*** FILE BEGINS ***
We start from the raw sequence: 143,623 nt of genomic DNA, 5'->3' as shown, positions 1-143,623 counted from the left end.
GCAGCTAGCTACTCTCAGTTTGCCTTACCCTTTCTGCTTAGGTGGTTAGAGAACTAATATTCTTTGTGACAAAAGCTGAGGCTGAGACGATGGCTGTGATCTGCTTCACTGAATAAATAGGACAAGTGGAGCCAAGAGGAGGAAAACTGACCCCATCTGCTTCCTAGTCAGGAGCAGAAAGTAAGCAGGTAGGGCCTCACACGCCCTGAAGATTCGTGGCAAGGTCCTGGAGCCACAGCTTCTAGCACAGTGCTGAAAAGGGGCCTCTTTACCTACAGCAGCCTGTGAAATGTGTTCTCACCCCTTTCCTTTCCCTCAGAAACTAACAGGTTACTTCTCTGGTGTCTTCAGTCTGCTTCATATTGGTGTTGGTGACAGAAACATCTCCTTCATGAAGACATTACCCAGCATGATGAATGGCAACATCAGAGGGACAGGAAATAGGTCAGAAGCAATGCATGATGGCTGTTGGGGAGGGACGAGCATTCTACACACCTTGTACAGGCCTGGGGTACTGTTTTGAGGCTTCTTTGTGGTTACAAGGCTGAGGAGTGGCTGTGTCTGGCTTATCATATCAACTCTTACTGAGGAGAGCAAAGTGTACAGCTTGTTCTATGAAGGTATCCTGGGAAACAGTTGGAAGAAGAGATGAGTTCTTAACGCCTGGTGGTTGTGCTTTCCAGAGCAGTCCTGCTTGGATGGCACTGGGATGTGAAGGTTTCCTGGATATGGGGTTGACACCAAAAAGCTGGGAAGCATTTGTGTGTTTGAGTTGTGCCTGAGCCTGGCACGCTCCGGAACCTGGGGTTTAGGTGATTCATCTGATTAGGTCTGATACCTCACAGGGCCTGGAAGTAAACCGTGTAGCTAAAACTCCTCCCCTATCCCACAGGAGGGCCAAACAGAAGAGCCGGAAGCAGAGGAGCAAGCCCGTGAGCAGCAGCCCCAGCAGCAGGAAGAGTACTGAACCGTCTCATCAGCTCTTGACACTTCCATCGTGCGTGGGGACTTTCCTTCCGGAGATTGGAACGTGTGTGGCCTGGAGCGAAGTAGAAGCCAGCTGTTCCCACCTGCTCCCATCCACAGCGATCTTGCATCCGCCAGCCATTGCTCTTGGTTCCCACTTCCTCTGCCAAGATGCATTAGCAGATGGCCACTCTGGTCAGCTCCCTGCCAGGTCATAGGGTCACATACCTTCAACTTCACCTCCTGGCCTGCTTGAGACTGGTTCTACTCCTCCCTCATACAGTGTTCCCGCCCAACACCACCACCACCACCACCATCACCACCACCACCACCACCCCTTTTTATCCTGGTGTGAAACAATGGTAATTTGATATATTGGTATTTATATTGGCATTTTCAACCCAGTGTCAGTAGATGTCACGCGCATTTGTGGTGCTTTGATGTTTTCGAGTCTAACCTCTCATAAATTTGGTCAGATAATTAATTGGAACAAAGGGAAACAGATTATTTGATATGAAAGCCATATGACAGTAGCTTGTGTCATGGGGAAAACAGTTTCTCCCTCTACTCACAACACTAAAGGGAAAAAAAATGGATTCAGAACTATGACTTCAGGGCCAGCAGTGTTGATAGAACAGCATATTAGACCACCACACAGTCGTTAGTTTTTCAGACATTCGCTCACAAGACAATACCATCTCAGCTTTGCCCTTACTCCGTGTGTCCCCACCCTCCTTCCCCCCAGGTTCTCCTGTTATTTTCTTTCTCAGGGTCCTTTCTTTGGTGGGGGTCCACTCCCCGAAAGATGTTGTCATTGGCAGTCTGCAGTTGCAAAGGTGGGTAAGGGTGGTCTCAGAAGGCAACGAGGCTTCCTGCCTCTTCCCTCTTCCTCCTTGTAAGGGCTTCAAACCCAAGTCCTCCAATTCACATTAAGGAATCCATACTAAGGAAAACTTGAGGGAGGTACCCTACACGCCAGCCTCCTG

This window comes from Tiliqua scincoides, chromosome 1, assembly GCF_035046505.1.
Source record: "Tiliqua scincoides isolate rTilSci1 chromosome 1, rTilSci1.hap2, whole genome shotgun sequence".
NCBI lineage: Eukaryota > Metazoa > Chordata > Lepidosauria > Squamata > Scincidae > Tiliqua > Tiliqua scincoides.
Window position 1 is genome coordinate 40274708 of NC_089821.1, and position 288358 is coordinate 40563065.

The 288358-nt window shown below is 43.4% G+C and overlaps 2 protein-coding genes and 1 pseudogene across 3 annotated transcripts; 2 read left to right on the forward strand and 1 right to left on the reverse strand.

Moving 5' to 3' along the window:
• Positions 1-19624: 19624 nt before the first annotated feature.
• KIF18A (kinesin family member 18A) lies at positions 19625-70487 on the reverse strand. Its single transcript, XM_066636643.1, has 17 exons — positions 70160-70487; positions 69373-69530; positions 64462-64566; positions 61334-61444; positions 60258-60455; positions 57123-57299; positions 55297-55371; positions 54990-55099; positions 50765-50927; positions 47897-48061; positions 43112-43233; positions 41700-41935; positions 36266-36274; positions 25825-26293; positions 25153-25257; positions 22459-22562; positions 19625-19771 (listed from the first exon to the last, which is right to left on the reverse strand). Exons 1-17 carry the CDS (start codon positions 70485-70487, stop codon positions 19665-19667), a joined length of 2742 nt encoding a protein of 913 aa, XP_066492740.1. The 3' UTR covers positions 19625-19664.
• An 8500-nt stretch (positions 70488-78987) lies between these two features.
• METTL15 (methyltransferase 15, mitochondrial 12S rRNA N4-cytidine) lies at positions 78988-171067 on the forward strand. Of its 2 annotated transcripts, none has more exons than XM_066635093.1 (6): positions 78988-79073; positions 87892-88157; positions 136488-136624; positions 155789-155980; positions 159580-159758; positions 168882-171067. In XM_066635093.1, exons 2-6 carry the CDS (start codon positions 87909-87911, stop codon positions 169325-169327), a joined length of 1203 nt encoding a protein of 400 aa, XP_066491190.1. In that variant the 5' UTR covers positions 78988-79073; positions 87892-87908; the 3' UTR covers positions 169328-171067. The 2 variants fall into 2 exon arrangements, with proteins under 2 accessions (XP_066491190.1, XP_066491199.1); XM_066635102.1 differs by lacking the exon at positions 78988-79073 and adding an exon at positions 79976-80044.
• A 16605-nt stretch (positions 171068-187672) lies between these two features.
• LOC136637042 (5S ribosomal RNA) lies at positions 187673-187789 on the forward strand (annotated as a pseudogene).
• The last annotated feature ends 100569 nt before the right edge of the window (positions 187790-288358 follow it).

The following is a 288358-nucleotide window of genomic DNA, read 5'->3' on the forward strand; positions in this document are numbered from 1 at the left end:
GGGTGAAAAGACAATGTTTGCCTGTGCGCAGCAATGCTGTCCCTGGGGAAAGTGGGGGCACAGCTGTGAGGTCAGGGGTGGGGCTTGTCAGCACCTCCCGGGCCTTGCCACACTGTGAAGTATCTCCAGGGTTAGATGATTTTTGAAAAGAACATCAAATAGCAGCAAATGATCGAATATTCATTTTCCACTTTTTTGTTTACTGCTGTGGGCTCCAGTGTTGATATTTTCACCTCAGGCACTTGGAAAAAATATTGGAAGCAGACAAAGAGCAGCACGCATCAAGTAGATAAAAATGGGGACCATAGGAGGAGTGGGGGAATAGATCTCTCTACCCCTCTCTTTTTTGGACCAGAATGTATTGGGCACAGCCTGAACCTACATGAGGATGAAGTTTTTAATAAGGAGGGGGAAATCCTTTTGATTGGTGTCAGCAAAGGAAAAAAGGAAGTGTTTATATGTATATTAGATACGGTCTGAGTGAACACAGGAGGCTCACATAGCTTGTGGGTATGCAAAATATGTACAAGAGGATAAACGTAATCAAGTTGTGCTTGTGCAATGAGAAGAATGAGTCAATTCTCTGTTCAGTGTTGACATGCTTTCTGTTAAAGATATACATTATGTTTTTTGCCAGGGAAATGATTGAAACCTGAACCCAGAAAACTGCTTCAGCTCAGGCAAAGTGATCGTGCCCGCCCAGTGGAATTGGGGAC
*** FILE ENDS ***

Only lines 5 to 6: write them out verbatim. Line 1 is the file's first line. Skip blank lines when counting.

NCBI lineage: Eukaryota > Metazoa > Chordata > Lepidosauria > Squamata > Scincidae > Tiliqua > Tiliqua scincoides.
Window position 1 is genome coordinate 40274708 of NC_089821.1, and position 288358 is coordinate 40563065.